Ten years ago when I partnered with Social Science Research Council to start the Korean Studies Dissertation Workshop, the Korean studies field faced a challenge. Even as more graduate students took up study of Korea for their dissertations, outside of a handful of elite universities, few graduate students had access to mentors and fellow students that shared their country of scholarly interest.
The Korea Foundation shared this concern, and we designed the Korean Studies Dissertation Workshop to help graduate students navigate the uncertain terrain of their various disciplines, and build a real scholarly community with others who study Korea. Korea’s political and cultural significance in the world has swelled since then, and so has the urgency for serious scholarship to engage it. Now there are robust networks of Korean studies scholars that span disciplinary and geographic boundaries, and we are heartened to know the workshop has contributed to this in some small part.
So far, we’ve seen over 100 graduate students through the workshop, and 23 faculty that have volunteered time to mentoring them. A discussion of this initiative would be incomplete without an acknowledgement of Nancy Abelmann, who left us far too early in January 2016. A brilliant anthropologist and colleague, she spent four of the workshop’s 10 years working late into the night with our students. Her extraordinary dedication and energy left an indelible mark not only on our participants’ careers, but on the field of Korean studies. To tell the story of this program, we asked one participant from each cohort to write about the significance of the workshop in their careers. The KSDW makes personal impacts for each young scholar. But the results are universal, too. For many, improving the dissertation becomes secondary to the dedicated mentoring this workshop offers, or the emergence of lasting friendships. For others, the workshop is a moment of intellectual reinvigoration and dedication.
Few aspects of my career are as rewarding as supporting the young scholars that have come through this workshop, and I hope it continues for years to come. –Theodore Jun Yoo (Yonsei University)
Hae Yeon Choo (2008)
Assistant Professor, Sociology
University of Toronto
The KSDW workshop was transformative for my scholarship and academic life, and I remember the four days as the most significant moment in my graduate school. As a graduate student in social sciences, I was previously not connected to area studies scholarship or community, since doing so was not encouraged within the discipline. Having met with peers and mentors across social science and humanities at the KSDW completely changed that for me. The connections formed at the workshop enriched my scholarship and helped my career, as my faculty mentors Nancy Abelmann and Kyoung-Hee Choi read my dissertation chapters, guided me through the fieldwork, and later read my book manuscript. Having the support of peers has also been invaluable, as we supported each other through the writing process and navigating the academy as a junior faculty. I am very honored to have served as a faculty mentor for the KSDW to give back the incredible support I have received to the future generation of Korean Studies scholars.”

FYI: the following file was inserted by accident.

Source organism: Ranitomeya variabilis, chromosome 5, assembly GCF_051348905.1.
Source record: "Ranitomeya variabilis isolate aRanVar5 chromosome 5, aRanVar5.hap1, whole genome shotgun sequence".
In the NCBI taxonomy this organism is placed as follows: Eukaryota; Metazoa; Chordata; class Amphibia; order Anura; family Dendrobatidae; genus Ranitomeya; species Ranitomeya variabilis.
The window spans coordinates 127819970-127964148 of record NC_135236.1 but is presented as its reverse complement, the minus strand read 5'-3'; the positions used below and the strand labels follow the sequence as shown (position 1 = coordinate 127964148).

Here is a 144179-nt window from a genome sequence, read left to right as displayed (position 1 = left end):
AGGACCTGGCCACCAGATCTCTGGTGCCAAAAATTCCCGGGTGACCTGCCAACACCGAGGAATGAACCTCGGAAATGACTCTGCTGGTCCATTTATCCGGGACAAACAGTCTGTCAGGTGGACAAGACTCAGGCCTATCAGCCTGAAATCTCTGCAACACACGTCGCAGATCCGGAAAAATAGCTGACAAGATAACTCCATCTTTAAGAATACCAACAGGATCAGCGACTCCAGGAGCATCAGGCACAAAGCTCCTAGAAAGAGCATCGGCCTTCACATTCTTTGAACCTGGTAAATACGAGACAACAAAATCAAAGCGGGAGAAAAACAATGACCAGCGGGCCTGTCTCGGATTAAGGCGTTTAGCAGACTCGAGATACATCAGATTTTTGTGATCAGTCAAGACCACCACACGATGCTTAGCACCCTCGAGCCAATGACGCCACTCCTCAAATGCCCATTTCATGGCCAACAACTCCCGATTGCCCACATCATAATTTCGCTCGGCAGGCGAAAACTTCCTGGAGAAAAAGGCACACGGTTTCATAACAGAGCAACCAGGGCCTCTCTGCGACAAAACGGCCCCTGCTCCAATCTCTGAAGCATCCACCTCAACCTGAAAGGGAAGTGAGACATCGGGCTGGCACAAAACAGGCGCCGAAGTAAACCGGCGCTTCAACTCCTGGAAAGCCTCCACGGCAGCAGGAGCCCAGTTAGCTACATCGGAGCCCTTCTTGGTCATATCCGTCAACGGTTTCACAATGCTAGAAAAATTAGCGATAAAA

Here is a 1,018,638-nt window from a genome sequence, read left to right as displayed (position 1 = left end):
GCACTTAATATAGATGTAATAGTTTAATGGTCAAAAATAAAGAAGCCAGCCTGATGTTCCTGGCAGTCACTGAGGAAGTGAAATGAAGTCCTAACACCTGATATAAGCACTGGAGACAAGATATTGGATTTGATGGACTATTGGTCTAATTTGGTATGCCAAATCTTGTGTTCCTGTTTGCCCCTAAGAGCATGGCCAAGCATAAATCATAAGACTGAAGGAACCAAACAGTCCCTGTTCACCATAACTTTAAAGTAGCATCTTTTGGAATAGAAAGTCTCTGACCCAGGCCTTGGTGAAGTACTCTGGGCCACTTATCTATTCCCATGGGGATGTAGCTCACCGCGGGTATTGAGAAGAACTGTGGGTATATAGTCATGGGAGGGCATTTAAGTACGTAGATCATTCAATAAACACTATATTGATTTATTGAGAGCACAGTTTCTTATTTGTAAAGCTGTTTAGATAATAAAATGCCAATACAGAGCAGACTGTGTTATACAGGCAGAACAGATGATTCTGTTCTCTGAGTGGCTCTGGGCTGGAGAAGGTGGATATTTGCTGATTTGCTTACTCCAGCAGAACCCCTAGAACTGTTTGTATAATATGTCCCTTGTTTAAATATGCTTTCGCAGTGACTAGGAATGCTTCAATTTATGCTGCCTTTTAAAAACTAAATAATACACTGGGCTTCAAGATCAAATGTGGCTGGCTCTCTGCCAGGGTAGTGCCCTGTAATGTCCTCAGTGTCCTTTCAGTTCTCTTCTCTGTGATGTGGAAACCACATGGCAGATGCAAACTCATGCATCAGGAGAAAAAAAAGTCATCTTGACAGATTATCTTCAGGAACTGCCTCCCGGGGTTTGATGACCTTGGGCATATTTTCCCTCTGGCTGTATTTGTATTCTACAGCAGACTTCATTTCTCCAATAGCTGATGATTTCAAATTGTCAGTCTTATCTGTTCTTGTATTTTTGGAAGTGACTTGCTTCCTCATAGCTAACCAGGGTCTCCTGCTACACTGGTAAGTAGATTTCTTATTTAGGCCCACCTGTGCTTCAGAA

Hae Yeon Choo was also the recipient of a 2008 International Dissertation Research Fellowship.
Saeyoung Park (2009)
Assistant Professor of Modern Korean Studies
Leiden University/Universiteit Leiden
I think it is unlikely that there can be another workshop that could offer as much positive impact as the KSDW. Before the KSDW, as the only student writing a Korea-centered dissertation in my department, I felt rather isolated. But after the workshop, I had a ‘band of brothers and sisters’ in the field, whose positive influences on my intellectual life and career are innumerable. As the 2009 KSDW cohort, we had to navigate a job market whose terrain was marked by the Great Recession. A kind, cheery voice at the other end of the phone, a silly joking email, detailed comments on a draft, advice on cover letters, someone to commiserate with after a rough interview—the workshop gave me all of this and so much more. Intellectually, I am a far more interesting thinker because of the KSDW. The workshop was where I learnt how to learn from Koreanists of other disciplines, and discovered how much fun that could be. The work of my cohort continues to inspire me every day; the frisson of pleasure that one feels at reading your friends’ words and recognizing an earlier conversation in its pages is simply delightful.
Bonnie Tilland (2010)
Assistant Professor, East Asia International College
The Korean Studies Dissertation Workshop came at a crucial time for me. In summer 2010 I was about one-third of the way through eighteen months of ethnographic fieldwork for my dissertation, and did not feel like I had found my way yet. I was trying to cram far too much into one dissertation project, but fortunately I was assigned Nancy Abelmann as my faculty mentor. She swiftly and decisively persuaded me to focus my project and drop the extraneous pieces. Through fellow participants I not only gained camaraderie, but also generous introductions to resources and people in Korea. I also gained important perspective on the process of ethnographic fieldwork itself, as several other participants who used ethnographic methods for their dissertations had already finished research and were at the “writing stage.” After the workshop I returned to the field for the rest of my fieldwork, with a renewed sense of purpose and motivation.
Sohl Lee (2011)
Assistant Professor, Art and Art History